WASHINGTON — The soaring price of prescription drugs in the U.S. continues to spark outrage and lawmakers on Capitol Hill are working to address the growing problem.

A panel of five patients who are struggling to keep up with the costs of their medications shared their stories with the Senate Special Committee on Aging on Wednesday. They urged lawmakers to bring them relief.

“I don’t want to deplete a life savings because of the artificially inflated price of drugs," said Sheldon Armus from Boynton Beach, who testified before the committee.

After a quadruple cardiac bypass operation and a diagnosis of diabetes, Armus takes seven different medications to survive.

“I know in some ways its going to limit my lifestyle. I just live on Social Security," he said in an interview with Spectrum News.

Armus is not alone, studies show nearly one in four Americans struggle to pay for their prescriptions.

“Your stories are heartbreaking. The stories of my constituents across New York are heartbreaking, and there seems no end in sight," said Sen. Kirsten Gillibrand (D-New York), a member of the committee.

So far this year, the prices of more than 250 prescription drugs have jumped an average of six percent, according to analysis from RX Savings Solutions.

“I just don’t get the price increases. It doesn’t make any sense to you why prices would go up like this," said Sen. Rick Scott in an interview with Spectrum News.

Scott and other lawmakers are considering a variety of legislative remedies. One option is requiring drugmakers to set prices no higher than they are in other countries. Another would be capping out-of-pocket costs for Medicare beneficiaries taking name-brand drugs.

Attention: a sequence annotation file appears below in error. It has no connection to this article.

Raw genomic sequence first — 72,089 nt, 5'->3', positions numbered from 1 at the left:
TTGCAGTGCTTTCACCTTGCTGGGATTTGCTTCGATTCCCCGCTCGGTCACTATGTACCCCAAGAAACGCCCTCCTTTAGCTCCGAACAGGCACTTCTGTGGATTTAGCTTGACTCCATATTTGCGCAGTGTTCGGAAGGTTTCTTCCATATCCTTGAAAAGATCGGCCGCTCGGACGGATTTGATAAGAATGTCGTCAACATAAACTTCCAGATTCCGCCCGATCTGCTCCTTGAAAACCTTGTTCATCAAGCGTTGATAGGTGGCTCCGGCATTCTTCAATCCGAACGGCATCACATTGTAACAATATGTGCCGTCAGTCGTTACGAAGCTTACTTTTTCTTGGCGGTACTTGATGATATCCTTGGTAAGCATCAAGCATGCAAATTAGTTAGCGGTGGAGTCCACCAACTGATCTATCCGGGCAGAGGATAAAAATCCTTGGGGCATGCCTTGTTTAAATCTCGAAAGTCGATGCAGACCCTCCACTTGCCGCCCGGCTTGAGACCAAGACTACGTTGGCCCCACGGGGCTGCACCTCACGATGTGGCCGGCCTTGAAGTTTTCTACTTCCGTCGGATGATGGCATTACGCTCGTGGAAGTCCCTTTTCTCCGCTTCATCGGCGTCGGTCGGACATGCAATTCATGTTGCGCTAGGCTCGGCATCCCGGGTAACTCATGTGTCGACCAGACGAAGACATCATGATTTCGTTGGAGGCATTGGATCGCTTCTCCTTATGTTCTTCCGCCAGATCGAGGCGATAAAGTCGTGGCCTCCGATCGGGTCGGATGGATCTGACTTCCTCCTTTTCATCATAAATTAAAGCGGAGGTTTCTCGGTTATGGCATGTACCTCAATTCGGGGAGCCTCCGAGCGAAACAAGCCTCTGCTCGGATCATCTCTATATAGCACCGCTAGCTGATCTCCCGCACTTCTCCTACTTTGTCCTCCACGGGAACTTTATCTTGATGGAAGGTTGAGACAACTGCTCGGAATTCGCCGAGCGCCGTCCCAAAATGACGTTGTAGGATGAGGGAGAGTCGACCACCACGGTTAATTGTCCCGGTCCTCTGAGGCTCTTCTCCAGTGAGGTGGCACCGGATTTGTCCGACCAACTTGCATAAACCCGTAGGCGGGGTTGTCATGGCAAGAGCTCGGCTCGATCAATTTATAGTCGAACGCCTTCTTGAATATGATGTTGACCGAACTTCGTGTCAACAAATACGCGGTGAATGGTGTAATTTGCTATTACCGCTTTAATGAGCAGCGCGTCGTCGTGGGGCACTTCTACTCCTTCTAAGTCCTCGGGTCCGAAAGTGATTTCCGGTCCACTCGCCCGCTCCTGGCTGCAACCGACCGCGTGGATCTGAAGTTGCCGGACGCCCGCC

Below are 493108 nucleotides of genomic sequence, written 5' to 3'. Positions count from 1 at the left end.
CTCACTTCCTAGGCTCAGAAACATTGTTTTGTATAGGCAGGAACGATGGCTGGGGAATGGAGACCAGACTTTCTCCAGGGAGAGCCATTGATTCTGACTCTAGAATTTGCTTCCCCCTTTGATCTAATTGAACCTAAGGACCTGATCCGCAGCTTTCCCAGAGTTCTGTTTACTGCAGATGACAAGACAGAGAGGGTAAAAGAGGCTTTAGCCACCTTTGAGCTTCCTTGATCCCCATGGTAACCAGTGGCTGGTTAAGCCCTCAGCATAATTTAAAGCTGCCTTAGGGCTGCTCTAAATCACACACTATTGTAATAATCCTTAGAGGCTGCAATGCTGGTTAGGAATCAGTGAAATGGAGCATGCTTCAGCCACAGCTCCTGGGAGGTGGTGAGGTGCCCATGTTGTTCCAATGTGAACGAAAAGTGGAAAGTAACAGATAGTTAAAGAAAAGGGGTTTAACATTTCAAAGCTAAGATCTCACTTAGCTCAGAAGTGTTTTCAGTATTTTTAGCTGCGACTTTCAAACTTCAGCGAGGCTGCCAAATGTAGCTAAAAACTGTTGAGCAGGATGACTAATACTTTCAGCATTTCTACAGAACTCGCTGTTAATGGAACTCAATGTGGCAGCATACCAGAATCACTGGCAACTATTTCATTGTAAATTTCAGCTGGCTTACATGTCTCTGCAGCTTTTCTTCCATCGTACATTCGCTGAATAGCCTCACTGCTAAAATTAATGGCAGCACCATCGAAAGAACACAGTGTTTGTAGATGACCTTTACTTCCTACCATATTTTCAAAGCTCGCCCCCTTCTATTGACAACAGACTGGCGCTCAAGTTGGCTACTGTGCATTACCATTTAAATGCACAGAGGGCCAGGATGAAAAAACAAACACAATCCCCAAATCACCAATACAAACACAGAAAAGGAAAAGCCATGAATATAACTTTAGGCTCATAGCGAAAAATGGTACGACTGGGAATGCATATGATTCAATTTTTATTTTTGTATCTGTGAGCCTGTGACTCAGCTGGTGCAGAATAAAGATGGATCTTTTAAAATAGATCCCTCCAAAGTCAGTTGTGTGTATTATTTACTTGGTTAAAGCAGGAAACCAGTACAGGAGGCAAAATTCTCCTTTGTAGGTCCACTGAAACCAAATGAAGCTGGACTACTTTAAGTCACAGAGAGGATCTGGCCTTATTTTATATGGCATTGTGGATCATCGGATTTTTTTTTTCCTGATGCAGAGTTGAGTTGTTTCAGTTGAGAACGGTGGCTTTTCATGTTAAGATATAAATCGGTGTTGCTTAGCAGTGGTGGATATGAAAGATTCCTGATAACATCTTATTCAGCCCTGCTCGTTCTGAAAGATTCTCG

Some lawmakers are looking to combat competitive practices used by some brand name companies to edge out lower-cost generic drugs. Last month, the Trump Administration proposed eliminating rebates from certain Medicare and Medicaid programs.

“I think it’s all these things we’ve got to put on the table, and figure out the things that actually help the consumer," Scott said. "That’s what I care about, how do I help, the people that talked today, how do I make their lives better?"

For now, patients like Sheldon Armus say they'll continue to share their stories in hopes that Congress will cut the cost of his multiple medications.

"I'm very grateful just to be able to contribute some small amount to this problem, and I hope we’ll make a small change in the future," he said.

The Senate Special Committee on Aging will convene again Thursday to hear from an array of health policy experts. The House Ways and Means Health Subcommittee will hold a simultaneous hearing Thursday morning on promoting competition to lower Medicare drug prices.